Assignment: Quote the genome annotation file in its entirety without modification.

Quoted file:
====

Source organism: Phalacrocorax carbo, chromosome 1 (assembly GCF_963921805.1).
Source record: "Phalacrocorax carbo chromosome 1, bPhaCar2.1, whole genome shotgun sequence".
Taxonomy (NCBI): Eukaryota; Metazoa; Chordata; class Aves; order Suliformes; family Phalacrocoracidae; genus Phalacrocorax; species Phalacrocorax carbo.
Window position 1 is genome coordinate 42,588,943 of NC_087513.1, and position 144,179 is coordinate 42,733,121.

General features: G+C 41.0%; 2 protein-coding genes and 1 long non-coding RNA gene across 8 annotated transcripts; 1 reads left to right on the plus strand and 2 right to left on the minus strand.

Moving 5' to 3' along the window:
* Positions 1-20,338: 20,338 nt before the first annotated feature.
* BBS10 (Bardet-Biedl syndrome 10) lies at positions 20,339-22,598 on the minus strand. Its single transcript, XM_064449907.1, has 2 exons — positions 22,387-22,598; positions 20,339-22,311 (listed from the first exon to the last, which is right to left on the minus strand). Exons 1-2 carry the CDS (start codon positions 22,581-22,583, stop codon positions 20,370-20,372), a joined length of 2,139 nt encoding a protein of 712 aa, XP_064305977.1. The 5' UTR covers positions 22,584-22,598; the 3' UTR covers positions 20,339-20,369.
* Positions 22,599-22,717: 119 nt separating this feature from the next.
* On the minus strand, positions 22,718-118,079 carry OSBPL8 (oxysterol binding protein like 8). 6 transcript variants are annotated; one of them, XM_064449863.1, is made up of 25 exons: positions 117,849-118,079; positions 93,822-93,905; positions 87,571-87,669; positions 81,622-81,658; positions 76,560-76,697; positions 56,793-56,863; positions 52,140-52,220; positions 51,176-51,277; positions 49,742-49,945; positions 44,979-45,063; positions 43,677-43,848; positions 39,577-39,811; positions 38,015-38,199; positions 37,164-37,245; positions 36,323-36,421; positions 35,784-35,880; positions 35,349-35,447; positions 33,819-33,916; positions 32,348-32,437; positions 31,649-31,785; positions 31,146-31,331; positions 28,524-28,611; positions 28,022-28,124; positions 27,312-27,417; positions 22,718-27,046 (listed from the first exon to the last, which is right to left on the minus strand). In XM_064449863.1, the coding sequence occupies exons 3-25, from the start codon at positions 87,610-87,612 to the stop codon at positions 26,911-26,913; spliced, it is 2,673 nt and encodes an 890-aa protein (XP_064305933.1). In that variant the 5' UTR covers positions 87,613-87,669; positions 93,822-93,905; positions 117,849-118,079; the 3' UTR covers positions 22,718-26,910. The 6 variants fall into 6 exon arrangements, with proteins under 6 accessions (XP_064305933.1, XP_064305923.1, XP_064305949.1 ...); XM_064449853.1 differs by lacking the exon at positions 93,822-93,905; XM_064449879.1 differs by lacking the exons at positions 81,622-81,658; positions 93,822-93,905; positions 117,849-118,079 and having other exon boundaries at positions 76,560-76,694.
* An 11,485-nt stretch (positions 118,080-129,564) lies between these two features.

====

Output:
Source organism: Phalacrocorax carbo, chromosome 1 (assembly GCF_963921805.1).
Source record: "Phalacrocorax carbo chromosome 1, bPhaCar2.1, whole genome shotgun sequence".
Taxonomy (NCBI): Eukaryota; Metazoa; Chordata; class Aves; order Suliformes; family Phalacrocoracidae; genus Phalacrocorax; species Phalacrocorax carbo.
Window position 1 is genome coordinate 42,588,943 of NC_087513.1, and position 144,179 is coordinate 42,733,121.

General features: G+C 41.0%; 2 protein-coding genes and 1 long non-coding RNA gene across 8 annotated transcripts; 1 reads left to right on the plus strand and 2 right to left on the minus strand.

Moving 5' to 3' along the window:
* Positions 1-20,338: 20,338 nt before the first annotated feature.
* BBS10 (Bardet-Biedl syndrome 10) lies at positions 20,339-22,598 on the minus strand. Its single transcript, XM_064449907.1, has 2 exons — positions 22,387-22,598; positions 20,339-22,311 (listed from the first exon to the last, which is right to left on the minus strand). Exons 1-2 carry the CDS (start codon positions 22,581-22,583, stop codon positions 20,370-20,372), a joined length of 2,139 nt encoding a protein of 712 aa, XP_064305977.1. The 5' UTR covers positions 22,584-22,598; the 3' UTR covers positions 20,339-20,369.
* Positions 22,599-22,717: 119 nt separating this feature from the next.
* On the minus strand, positions 22,718-118,079 carry OSBPL8 (oxysterol binding protein like 8). 6 transcript variants are annotated; one of them, XM_064449863.1, is made up of 25 exons: positions 117,849-118,079; positions 93,822-93,905; positions 87,571-87,669; positions 81,622-81,658; positions 76,560-76,697; positions 56,793-56,863; positions 52,140-52,220; positions 51,176-51,277; positions 49,742-49,945; positions 44,979-45,063; positions 43,677-43,848; positions 39,577-39,811; positions 38,015-38,199; positions 37,164-37,245; positions 36,323-36,421; positions 35,784-35,880; positions 35,349-35,447; positions 33,819-33,916; positions 32,348-32,437; positions 31,649-31,785; positions 31,146-31,331; positions 28,524-28,611; positions 28,022-28,124; positions 27,312-27,417; positions 22,718-27,046 (listed from the first exon to the last, which is right to left on the minus strand). In XM_064449863.1, the coding sequence occupies exons 3-25, from the start codon at positions 87,610-87,612 to the stop codon at positions 26,911-26,913; spliced, it is 2,673 nt and encodes an 890-aa protein (XP_064305933.1). In that variant the 5' UTR covers positions 87,613-87,669; positions 93,822-93,905; positions 117,849-118,079; the 3' UTR covers positions 22,718-26,910. The 6 variants fall into 6 exon arrangements, with proteins under 6 accessions (XP_064305933.1, XP_064305923.1, XP_064305949.1 ...); XM_064449853.1 differs by lacking the exon at positions 93,822-93,905; XM_064449879.1 differs by lacking the exons at positions 81,622-81,658; positions 93,822-93,905; positions 117,849-118,079 and having other exon boundaries at positions 76,560-76,694.
* An 11,485-nt stretch (positions 118,080-129,564) lies between these two features.